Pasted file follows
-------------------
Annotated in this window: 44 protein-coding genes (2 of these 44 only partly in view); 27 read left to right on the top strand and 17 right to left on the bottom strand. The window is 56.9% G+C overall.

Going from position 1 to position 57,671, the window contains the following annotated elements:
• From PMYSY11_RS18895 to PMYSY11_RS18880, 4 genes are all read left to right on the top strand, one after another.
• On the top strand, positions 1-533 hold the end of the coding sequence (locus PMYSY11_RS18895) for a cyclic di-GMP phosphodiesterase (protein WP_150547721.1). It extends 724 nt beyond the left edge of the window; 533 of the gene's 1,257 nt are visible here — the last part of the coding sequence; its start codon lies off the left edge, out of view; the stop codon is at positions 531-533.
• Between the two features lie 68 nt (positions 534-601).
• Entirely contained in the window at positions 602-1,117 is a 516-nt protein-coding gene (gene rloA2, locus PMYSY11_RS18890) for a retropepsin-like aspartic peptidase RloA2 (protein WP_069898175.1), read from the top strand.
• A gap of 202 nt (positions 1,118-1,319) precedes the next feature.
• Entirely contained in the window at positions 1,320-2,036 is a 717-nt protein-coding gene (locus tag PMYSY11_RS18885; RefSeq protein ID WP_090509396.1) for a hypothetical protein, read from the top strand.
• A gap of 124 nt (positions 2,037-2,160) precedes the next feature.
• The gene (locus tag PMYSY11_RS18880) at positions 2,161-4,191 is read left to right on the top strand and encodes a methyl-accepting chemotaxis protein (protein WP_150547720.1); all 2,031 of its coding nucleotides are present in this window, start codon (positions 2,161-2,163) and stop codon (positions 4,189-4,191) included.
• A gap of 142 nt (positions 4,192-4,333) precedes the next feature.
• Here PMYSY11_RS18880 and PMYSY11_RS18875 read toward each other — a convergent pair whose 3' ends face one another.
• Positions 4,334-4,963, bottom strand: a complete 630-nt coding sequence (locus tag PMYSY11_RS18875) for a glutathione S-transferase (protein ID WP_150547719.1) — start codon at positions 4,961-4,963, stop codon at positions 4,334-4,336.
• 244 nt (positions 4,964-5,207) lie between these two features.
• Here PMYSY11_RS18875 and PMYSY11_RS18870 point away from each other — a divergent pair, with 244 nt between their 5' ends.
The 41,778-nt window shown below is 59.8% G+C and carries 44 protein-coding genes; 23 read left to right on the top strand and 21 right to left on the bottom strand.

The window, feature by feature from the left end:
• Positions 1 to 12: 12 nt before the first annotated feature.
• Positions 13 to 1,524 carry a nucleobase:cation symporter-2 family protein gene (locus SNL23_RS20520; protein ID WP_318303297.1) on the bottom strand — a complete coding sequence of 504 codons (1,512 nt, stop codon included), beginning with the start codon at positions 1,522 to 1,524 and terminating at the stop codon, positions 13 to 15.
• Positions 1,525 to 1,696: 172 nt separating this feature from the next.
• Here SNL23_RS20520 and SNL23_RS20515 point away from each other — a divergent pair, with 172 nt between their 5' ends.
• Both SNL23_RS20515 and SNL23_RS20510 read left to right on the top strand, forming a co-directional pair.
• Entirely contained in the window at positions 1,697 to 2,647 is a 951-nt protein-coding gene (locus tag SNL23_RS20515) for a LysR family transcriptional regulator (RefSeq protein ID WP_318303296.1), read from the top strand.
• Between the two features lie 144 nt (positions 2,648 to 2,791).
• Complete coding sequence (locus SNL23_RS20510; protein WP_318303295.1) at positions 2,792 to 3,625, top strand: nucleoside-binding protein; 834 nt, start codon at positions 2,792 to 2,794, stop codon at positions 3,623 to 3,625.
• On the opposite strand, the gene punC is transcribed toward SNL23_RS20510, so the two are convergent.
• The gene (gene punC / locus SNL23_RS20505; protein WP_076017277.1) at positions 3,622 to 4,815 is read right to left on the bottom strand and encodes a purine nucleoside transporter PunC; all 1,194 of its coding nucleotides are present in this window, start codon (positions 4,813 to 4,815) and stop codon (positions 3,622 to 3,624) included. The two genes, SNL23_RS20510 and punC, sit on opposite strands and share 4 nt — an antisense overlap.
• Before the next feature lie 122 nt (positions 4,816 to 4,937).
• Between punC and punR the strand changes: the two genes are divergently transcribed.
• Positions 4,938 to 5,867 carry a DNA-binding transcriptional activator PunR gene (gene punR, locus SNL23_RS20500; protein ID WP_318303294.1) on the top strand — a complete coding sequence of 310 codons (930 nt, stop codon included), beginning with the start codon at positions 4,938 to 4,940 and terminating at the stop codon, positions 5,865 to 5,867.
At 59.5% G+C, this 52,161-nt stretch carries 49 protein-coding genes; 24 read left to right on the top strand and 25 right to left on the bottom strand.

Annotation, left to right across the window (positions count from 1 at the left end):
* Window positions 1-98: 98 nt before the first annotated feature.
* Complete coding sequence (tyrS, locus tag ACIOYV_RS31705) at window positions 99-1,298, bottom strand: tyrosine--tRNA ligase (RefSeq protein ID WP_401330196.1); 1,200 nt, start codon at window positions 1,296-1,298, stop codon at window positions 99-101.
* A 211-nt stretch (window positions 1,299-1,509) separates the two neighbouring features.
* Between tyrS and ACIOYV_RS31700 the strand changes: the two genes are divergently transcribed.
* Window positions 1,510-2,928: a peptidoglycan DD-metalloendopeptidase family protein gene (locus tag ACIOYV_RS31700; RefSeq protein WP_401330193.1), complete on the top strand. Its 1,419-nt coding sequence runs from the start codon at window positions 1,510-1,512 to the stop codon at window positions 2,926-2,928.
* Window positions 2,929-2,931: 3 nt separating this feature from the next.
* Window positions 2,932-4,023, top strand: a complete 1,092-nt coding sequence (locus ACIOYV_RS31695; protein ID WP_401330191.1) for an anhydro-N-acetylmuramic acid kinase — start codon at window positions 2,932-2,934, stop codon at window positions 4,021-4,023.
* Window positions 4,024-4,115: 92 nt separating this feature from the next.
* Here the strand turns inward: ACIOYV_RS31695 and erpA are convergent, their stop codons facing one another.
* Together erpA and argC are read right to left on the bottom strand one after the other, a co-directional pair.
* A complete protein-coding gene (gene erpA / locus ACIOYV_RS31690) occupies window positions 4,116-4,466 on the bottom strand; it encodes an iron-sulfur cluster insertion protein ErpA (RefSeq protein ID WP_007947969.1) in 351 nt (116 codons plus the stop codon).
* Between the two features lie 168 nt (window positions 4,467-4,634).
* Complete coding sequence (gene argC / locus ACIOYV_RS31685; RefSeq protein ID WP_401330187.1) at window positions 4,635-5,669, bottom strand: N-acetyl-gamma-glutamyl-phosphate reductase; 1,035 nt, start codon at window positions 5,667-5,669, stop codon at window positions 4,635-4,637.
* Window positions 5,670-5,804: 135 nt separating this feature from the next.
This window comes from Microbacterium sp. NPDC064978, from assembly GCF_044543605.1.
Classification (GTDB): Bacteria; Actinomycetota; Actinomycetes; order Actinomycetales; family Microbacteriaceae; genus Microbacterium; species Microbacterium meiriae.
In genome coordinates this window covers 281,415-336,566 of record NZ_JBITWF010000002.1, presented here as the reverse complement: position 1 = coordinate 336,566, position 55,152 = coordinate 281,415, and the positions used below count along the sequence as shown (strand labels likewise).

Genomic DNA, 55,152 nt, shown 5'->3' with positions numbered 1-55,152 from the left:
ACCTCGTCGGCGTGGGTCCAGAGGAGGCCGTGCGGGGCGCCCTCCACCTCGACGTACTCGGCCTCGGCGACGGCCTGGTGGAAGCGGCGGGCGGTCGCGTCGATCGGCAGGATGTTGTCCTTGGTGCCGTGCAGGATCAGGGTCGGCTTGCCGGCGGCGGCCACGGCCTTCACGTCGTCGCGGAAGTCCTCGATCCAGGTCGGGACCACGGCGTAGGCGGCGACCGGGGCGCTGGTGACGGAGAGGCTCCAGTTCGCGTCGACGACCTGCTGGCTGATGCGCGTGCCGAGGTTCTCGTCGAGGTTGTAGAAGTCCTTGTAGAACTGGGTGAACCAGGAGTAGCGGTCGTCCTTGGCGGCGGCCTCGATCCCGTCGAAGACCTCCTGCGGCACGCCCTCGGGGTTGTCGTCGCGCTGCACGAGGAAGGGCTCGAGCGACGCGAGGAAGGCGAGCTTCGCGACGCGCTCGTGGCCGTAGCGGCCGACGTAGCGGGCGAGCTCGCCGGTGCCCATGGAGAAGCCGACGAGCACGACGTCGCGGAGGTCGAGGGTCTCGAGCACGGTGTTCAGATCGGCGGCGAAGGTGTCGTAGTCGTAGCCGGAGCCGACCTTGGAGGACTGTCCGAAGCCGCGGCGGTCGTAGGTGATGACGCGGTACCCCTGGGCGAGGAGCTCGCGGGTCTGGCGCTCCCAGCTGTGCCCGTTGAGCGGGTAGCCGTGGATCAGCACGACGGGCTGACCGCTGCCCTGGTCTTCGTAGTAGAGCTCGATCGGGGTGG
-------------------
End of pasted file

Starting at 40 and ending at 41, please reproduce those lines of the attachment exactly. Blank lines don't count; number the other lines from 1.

* Window positions 4,024-4,115: 92 nt separating this feature from the next.
* Here the strand turns inward: ACIOYV_RS31695 and erpA are convergent, their stop codons facing one another.